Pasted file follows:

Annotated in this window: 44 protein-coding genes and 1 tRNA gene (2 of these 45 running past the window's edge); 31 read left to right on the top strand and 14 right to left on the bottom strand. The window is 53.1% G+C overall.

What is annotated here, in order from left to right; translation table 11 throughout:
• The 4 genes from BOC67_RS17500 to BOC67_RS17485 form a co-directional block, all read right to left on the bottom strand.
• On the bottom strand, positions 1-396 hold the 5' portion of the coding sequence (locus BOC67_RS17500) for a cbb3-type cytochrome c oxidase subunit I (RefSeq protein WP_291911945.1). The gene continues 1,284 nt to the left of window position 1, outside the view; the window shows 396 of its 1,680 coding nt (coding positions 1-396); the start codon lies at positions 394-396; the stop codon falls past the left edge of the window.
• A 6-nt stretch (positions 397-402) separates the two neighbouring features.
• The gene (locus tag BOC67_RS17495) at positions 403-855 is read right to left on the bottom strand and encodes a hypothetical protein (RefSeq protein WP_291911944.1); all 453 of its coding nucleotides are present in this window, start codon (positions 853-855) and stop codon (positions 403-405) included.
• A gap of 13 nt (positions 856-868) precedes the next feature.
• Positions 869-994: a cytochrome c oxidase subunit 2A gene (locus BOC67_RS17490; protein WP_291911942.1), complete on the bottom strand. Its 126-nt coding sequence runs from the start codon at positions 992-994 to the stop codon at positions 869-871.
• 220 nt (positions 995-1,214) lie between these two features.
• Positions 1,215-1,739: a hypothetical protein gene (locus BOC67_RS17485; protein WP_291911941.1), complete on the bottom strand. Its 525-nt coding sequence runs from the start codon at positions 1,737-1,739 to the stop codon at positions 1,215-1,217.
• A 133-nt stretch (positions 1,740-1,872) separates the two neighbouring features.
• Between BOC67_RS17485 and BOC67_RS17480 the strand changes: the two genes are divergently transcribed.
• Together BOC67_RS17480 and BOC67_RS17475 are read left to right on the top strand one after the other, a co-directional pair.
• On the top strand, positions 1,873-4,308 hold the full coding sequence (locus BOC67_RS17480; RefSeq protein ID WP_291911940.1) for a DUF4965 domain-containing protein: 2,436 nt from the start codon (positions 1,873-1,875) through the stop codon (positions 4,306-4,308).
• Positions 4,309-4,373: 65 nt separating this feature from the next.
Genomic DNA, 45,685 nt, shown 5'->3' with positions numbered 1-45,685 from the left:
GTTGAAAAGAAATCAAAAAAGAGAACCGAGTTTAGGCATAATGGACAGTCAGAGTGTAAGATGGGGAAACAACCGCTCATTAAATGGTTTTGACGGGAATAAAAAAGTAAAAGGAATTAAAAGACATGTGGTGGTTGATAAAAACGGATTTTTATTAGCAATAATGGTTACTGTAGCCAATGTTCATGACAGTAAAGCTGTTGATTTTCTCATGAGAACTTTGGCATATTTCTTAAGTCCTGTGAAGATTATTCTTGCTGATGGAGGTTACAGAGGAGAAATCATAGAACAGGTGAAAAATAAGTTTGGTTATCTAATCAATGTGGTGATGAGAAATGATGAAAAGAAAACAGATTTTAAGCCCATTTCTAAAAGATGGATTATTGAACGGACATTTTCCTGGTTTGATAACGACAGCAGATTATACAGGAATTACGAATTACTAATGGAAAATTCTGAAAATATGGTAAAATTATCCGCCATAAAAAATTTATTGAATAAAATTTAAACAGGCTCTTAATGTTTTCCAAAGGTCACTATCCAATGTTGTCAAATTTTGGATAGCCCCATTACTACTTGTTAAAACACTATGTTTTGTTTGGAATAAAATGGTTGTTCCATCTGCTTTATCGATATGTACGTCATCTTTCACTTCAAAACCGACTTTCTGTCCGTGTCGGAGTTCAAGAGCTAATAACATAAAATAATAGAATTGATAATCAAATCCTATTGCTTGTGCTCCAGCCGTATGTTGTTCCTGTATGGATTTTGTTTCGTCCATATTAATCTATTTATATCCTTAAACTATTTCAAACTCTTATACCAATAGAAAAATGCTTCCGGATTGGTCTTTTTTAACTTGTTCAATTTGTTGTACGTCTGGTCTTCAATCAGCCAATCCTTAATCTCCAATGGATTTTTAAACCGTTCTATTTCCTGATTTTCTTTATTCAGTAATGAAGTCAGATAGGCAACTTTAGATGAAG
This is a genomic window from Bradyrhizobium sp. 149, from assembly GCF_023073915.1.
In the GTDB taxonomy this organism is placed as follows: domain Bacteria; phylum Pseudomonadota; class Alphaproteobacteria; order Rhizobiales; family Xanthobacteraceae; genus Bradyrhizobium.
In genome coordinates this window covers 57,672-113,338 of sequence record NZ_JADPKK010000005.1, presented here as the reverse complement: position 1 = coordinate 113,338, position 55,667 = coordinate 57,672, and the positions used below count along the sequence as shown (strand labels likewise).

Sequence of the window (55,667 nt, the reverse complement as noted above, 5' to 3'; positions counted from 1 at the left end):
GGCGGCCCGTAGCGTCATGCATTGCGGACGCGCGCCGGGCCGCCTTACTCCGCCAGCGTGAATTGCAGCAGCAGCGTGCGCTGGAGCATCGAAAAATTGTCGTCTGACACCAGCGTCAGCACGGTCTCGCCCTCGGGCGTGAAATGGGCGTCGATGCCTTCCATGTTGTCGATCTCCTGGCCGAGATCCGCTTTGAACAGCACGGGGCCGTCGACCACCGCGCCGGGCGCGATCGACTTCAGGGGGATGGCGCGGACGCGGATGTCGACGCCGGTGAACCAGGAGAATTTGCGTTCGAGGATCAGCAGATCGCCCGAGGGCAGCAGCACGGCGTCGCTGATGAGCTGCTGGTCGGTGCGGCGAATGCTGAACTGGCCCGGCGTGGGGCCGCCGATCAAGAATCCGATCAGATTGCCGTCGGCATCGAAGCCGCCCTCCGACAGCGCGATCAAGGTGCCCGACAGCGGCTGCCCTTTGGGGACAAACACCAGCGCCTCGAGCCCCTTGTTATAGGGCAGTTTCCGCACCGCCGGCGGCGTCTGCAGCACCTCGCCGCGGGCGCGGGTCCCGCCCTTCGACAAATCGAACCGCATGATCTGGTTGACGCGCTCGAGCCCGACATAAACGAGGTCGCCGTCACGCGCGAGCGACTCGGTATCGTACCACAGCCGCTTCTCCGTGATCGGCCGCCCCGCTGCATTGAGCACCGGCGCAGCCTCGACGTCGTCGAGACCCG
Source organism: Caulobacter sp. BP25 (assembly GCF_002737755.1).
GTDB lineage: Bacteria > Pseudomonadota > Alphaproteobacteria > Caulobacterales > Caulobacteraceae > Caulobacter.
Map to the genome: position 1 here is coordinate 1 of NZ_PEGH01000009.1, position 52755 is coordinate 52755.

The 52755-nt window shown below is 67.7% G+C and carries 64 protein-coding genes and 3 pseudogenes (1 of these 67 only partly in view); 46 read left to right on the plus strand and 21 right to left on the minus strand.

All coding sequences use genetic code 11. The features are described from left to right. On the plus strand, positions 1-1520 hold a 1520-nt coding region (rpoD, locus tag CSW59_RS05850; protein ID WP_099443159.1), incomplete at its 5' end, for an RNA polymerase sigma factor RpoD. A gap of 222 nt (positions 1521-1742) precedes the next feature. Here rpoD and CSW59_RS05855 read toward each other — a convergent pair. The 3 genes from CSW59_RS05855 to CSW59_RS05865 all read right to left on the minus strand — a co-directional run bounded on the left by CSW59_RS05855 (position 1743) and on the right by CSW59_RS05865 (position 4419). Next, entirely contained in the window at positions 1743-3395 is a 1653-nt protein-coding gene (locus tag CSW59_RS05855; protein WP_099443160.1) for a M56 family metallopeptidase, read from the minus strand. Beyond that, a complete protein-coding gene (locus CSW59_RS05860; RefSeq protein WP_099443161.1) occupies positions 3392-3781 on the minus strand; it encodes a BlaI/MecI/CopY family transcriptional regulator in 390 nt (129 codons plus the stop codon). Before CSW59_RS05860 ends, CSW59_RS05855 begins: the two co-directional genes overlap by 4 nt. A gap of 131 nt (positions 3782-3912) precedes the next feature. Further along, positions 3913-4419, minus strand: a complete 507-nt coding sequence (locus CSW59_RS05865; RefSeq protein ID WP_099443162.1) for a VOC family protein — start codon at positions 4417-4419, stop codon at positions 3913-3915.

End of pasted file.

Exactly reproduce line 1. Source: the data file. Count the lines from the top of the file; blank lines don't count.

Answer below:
Annotated in this window: 44 protein-coding genes and 1 tRNA gene (2 of these 45 running past the window's edge); 31 read left to right on the top strand and 14 right to left on the bottom strand. The window is 53.1% G+C overall.